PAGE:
Worth getting out of bed for...
- Fittingly, the word 'Essaouira' means 'image' – it's appropriate to keep your eyes peeled. Walk along the ramparts along Skala de la Ville for a spectacular sea view, particularly delightful at sunset.
- Arts and culture
- There is only one museum, Musée des Arts et Traditions Populaire (Sidi Mohamed Ben Abdellah Museum). It’s a 19th-century mansion where local crafts, such as woodwork and carpets, are displayed, as well as photos of yesteryear and gnaoua costumes. Fans of world music should earmark the annual Festival d’Essaouira, which sees thousands descend on the town for four days of live bands and carnival-style partying (see the Diary section). The gnaoua are descendents of sub-Saharan slaves, and this is reflected in their music's striking blues feel.
- Something for nothing
- Get an eyeful of some of the wild and colourful local art by doing some snooping at Galerie des Arts Frédéric. Head to Damgaard on Avenue Oqba Ibn Nafiaa (+212 (0)524 784446).
- The main street of the souks is mostly made up of greengrocers and butchers, but swerve towards Rue Mohammed Ben Abdallah and wander the narrow streets off it, browsing the trinket troves bursting with thuya-wood crafts and peek into artisan workshops. Head for the centre of the souks if you want to pick up some argan oil and spices. To take home some gnaoua and Arab-Andalusian sounds for souvenirs, seek out Mogador Music at 52 avenue de l’Istiqlal.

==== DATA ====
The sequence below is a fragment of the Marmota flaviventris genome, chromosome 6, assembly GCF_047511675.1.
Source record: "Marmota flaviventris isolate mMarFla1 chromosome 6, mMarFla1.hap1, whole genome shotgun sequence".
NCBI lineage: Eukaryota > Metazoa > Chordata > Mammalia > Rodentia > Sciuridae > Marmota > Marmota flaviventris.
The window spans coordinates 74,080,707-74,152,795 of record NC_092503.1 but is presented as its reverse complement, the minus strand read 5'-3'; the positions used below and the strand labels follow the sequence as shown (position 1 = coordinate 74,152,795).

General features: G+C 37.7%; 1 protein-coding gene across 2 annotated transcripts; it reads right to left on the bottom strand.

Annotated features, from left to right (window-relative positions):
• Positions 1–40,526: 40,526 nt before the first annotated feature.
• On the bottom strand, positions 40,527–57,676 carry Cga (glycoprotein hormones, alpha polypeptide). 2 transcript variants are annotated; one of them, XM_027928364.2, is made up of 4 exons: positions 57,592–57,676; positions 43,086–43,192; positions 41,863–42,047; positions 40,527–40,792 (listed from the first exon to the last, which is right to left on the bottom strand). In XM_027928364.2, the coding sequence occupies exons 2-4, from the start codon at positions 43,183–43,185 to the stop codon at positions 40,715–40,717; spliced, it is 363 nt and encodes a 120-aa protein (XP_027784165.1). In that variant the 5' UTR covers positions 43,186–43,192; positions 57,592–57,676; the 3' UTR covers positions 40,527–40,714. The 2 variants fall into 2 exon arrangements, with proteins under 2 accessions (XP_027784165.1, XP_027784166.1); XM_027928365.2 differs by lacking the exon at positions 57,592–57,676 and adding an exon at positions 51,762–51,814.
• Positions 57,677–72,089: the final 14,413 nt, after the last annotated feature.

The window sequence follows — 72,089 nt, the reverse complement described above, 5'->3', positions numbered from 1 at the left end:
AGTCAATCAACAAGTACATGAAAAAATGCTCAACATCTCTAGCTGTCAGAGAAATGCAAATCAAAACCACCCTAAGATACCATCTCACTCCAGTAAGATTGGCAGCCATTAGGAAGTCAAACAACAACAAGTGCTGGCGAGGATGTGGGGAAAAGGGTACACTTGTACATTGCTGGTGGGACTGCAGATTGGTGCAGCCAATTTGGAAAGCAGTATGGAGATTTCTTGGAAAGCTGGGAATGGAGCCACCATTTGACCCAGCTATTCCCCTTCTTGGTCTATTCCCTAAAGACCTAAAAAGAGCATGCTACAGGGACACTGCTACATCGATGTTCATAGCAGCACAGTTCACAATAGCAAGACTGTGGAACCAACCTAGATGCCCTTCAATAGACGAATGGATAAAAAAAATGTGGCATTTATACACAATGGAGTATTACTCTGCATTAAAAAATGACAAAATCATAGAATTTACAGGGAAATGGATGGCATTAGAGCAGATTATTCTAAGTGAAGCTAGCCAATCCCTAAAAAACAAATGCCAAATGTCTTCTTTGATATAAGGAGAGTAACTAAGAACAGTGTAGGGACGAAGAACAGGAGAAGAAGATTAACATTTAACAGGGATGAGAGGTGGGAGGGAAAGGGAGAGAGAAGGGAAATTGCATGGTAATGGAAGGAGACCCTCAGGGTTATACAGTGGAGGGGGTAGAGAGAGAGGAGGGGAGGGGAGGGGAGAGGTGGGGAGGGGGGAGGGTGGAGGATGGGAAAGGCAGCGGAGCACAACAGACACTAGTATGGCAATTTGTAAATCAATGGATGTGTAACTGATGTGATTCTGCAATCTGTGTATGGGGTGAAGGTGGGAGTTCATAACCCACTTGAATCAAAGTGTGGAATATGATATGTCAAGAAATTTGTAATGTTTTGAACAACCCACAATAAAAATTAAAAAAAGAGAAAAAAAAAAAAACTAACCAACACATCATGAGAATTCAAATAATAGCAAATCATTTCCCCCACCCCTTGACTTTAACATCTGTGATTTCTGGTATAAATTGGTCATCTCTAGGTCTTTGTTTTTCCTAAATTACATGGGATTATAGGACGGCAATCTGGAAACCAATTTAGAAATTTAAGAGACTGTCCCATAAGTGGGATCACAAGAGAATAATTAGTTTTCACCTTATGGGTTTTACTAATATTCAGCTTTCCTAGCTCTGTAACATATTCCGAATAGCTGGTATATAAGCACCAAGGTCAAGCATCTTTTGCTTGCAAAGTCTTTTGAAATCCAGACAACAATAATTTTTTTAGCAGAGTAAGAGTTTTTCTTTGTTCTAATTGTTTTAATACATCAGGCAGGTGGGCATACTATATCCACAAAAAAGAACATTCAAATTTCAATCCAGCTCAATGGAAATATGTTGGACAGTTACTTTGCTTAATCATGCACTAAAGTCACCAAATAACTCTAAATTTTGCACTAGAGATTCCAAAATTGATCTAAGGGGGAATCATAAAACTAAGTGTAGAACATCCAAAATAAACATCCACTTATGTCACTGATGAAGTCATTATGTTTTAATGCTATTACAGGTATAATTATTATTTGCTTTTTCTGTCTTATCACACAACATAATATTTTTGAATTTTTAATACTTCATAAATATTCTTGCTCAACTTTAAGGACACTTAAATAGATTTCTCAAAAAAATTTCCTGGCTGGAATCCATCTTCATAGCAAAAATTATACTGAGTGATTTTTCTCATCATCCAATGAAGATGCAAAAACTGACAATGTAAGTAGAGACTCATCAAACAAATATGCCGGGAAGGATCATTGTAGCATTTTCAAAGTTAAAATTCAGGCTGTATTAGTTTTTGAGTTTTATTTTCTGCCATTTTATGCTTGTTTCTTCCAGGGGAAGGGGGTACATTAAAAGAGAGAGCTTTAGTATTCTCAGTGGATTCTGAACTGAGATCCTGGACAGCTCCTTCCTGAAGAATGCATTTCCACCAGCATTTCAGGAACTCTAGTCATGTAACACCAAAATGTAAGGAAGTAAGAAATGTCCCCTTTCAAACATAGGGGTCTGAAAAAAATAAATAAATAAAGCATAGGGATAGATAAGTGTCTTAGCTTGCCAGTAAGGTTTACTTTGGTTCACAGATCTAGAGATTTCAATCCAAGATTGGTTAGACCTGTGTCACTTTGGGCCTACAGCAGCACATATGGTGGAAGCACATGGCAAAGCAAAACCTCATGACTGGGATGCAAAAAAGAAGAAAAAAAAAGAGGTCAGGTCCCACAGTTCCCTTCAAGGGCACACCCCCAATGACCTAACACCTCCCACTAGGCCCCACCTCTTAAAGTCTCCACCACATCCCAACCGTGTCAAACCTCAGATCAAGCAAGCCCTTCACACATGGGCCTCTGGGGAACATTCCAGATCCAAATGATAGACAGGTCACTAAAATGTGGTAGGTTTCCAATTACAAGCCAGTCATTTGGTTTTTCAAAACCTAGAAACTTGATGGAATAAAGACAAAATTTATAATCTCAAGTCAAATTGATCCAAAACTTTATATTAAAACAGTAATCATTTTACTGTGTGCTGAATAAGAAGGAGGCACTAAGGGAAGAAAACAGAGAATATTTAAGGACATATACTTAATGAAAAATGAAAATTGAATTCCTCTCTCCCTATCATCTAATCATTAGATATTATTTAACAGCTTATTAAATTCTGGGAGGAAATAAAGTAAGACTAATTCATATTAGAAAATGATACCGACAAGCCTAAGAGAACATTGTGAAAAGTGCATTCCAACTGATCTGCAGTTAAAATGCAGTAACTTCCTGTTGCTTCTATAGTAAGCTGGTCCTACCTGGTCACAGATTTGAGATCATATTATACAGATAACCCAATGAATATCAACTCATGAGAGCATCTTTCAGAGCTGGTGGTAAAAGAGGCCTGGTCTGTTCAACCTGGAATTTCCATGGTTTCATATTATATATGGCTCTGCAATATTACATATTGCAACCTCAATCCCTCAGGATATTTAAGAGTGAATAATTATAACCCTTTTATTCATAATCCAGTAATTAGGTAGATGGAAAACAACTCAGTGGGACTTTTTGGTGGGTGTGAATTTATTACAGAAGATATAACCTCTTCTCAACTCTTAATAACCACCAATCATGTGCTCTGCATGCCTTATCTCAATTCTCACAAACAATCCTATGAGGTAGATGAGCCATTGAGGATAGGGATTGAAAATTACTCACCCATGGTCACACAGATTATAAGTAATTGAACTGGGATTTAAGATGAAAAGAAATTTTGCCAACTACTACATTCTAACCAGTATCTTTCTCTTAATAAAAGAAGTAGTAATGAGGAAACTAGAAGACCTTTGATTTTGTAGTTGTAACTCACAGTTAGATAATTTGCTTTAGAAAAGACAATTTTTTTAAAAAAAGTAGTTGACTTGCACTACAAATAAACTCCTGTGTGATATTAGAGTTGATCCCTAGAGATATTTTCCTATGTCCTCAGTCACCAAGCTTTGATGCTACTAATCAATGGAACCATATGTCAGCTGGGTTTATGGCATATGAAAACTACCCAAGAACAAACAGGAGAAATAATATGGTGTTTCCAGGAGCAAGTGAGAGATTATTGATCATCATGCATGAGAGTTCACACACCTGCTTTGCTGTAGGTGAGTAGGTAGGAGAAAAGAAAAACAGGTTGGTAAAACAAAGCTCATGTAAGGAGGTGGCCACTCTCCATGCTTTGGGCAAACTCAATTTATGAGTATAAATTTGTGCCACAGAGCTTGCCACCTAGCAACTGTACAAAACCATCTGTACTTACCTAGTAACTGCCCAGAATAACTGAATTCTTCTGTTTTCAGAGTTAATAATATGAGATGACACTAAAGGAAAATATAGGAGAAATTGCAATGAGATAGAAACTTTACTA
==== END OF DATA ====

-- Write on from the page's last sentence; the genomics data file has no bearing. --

- Book a 4x4 quadbike daytrip through Ocean Vagabond on Boulevard Mohammed V on the beach (+212 (0)561 135644; www.oceanvagabond.com), and spend half a day traversing the miles and miles of sand. You can also take a camel ride around the bay up to the ruined fort of Borj El Berod, or go horse-riding or kite-surfing.
June Musicians from Europe, America and across Africa flock with their rhythms, beats and bass to perform at the Festival d’Essaouira (www.festival-gnaoua.co.ma). July and August Windsurfing contests.